PNS Daily Newscast - November 14, 2019 

New evidence arises from the first impeachment hearing; one in four federal student loan borrowers defaults early on; and growing proof that vaping isn't the healthy alternative it was thought to be.

2020Talks - November 14, 2019 

It's World Diabetes Day, and health care, including the high cost of insulin and other drugs, is a top issue for many voters. Plus, do early states like Iowa and New Hampshire have an outsized role in the nomination process?

Daily Newscasts

Marriage Amendment Opponents Close to Million-Dollar Fundraising Mark

March 26, 2012

CHARLOTTE, N.C. - In six weeks, North Carolina voters will decide the fate of the Marriage Amendment, a proposal its opponents say would affect domestic partner benefits and domestic violence laws statewide. In the last two months, fundraising efforts to defeat the amendment have picked up speed. Anti-amendment organizers say they are now $50,000 away from reaching $1 million.

Charlotte attorney Chris Connelly is one of more than 3,000 individual donors to the opposition effort. For him, this issue is not about being liberal or conservative, he says.

"I'm married for 20 years. I'm a Republican for more than that, and I'm opposed to this. It's not going to make companies want to be in North Carolina. I want them to be focused on the economy, not on social issues."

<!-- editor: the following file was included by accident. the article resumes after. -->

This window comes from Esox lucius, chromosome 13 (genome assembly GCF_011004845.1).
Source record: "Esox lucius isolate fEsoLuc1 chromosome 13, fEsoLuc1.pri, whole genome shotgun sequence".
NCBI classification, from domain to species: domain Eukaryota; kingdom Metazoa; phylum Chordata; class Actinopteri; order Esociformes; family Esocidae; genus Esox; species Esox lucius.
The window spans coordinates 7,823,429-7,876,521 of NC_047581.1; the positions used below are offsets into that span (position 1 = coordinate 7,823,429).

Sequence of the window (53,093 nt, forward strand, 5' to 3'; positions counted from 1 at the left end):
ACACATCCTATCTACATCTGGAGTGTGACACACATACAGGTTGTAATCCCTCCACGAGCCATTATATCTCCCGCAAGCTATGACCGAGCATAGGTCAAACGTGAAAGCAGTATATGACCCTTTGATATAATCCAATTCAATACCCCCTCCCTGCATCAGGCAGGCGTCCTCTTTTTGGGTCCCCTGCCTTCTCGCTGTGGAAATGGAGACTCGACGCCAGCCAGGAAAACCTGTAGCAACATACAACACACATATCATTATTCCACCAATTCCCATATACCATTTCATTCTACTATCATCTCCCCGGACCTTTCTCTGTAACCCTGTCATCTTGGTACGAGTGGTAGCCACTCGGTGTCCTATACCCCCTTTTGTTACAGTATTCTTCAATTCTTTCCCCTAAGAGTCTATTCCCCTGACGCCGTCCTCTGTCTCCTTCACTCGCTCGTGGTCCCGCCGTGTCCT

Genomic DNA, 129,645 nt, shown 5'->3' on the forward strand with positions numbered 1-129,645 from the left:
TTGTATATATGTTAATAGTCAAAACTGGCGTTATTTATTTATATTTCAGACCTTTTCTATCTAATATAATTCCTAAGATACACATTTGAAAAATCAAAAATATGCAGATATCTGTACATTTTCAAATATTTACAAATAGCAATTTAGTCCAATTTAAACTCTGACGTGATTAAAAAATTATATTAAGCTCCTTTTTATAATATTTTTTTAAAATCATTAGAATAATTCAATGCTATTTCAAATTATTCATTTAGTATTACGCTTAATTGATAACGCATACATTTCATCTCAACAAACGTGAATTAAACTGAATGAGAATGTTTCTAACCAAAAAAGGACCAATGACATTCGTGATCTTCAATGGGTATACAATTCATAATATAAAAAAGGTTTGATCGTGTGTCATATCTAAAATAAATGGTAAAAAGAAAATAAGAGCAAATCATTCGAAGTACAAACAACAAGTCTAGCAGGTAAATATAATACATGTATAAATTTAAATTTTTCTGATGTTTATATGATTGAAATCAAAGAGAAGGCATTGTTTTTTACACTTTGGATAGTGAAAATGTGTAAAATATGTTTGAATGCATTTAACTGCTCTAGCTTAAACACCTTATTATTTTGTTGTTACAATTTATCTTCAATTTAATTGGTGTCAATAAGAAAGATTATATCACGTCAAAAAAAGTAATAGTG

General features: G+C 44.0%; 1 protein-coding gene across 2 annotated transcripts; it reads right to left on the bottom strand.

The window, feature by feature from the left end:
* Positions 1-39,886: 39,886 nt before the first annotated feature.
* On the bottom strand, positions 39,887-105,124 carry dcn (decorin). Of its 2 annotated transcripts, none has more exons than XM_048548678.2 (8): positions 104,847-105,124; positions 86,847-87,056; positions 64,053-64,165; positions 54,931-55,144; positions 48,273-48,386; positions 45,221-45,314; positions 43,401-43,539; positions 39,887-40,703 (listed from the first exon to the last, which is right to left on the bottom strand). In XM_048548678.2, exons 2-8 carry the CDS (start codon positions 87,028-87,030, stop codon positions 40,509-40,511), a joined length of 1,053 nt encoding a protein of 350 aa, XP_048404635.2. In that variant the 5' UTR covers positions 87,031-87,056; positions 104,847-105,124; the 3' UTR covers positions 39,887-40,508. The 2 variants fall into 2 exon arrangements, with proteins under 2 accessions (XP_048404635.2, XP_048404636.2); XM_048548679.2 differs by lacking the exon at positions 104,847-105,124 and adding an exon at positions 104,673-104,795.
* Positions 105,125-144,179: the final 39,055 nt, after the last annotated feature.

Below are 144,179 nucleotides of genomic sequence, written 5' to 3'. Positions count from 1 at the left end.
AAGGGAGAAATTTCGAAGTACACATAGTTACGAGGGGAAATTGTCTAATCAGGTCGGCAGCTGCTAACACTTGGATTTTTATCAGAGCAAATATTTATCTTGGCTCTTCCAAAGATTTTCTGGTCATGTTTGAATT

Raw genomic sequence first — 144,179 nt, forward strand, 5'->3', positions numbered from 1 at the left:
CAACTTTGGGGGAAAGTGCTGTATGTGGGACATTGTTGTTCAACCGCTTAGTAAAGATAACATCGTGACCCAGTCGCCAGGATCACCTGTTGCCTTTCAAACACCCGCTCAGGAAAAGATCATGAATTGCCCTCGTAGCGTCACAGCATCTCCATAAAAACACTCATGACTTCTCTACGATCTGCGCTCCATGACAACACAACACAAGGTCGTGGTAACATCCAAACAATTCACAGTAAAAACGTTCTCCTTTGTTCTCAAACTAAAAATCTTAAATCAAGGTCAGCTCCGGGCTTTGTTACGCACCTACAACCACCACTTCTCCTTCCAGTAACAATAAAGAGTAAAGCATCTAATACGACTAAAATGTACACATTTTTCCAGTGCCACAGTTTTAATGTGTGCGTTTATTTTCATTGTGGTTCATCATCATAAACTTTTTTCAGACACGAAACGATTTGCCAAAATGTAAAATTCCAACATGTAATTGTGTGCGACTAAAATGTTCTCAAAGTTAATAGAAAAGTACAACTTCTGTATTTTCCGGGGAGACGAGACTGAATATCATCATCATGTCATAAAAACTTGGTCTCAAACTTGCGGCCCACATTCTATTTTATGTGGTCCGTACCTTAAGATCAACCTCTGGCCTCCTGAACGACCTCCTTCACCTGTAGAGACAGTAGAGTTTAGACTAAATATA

Organizers say 88 percent of the money they have received has come from in-state donors, and to defeat the amendment they will need $1 million more. Efforts in North Carolina to defeat the Marriage Amendment far exceed those made in other states, they add.

Jeremy Kennedy is the campaign manager for the Coalition to Protect All N.C. Families. He says the fundraising efforts are focused on a multimedia education campaign about the amendment.

"As soon as people know even just a little bit about what this amendment actually does, we know a majority of North Carolinians will vote against Amendment One."

Supporters of the Marriage Amendment say it is only meant as an attempt to legally define marriage as between a man and a woman.

A recent poll by Survey USA pegged support for the Marriage Amendment at 58 percent. That's down from 65 percent in previous polls.

Stephanie Carroll Carson/Diane Ronayne, Public News Service - NC